The due diligence section is broken up into 3 potential issues - data classification, data segregation and recoverability. You'll notice I bolded the word "data", because it's not about your VMs, or your applications, or even your databases - it's about the data. I really appreciate the focus on data classification based on the last few weeks of BYOD discussion in the community. I think this is a nice return to basics - if you do not know what is important to you then protecting 'it' is impossible.
The paramount point on data classification continues to haunt enterprises as it did back when I was getting into IT back in the mid 90's. What is it? Where is it? How do we classify it? these should be basic questions that are at the heart of every good information protection/security strategy. Data segregation is also mentioned in much the same context as it was when I first started using an outsourced hosting provider back in 1998... how does our financial data and other NPPI (non-public personal information) share space, technology and access with others.
Are we in the same physical space as a key competitor? Is our financial data potentially sharing space on a the same object storage service as provider of questionable content? Does any of this matter? These are all great points made, questions to ask, and they aren't any different when cloud technologies are applied in place of traditional outsourcing.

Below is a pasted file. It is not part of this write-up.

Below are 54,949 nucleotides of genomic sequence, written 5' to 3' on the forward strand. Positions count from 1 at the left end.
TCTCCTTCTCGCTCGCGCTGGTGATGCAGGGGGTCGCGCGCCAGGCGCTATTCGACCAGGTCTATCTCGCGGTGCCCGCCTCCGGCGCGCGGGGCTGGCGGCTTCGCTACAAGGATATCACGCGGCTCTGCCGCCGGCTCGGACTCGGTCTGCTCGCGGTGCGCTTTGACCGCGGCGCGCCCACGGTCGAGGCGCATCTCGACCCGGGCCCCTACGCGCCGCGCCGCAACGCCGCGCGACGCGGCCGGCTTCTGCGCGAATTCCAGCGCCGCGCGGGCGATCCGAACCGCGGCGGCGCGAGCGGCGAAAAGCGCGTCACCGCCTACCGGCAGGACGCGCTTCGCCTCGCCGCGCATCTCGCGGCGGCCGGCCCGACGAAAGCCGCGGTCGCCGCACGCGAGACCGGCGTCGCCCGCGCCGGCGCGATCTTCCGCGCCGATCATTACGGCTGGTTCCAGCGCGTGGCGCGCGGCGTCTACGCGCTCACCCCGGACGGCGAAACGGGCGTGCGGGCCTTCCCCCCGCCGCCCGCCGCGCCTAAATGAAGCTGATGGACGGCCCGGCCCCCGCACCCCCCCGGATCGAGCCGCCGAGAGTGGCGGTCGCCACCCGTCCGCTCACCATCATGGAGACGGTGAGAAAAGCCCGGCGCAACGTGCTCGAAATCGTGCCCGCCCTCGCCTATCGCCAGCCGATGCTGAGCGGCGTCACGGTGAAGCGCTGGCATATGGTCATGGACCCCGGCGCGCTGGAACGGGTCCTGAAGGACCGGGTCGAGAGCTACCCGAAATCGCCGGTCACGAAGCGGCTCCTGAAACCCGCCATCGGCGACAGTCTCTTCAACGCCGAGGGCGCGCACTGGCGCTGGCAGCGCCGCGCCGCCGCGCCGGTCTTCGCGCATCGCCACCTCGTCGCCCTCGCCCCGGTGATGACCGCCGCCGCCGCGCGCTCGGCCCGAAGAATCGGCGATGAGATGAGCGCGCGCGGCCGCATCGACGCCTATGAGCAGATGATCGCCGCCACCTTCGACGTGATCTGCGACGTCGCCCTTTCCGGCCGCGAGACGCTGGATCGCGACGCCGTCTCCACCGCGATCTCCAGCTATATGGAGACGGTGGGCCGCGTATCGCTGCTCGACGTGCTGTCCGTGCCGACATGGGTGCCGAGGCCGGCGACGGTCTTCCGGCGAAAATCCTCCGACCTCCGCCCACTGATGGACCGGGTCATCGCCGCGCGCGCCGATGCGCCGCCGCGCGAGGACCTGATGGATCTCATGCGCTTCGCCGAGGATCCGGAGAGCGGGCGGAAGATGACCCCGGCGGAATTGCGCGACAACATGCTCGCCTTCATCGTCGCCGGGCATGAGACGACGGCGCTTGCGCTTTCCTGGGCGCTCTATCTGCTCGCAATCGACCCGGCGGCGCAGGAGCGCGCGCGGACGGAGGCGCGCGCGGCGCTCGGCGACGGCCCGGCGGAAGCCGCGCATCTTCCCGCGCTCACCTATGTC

On a final point, recoverability. I've been reading and talking about enterprise resilience a metric ton lately and reading this point on recoverability made me smile. In essence, I think I would sum it up as this - "don't let your cloud provider become your new single point of failure". Common sense whether you're going cloud, or traditional IT.
This sub-section is pretty simple and basically states that you need to make sure your vendors understand you as a customer, and you understand your vendors. Basically going cloud will likely require additional controls you didn't have before to keep a close eye on your vendor, and other standard stuff.
Then we get to a point I don't think is discussed enough (mental note, discuss this soon): "disengagement". Disengaging from a cloud provider can be absolutely messy, especially once you've gotten comfortable in their environment. One of the key tenets of the HP Converged Cloud strategy is customer choice - but that isn't simple. The customer must be aware of their provider's features to "lock you in" to their service. At its basics, many providers are roughly compatible - OpenStack is OpenStack .. sort of.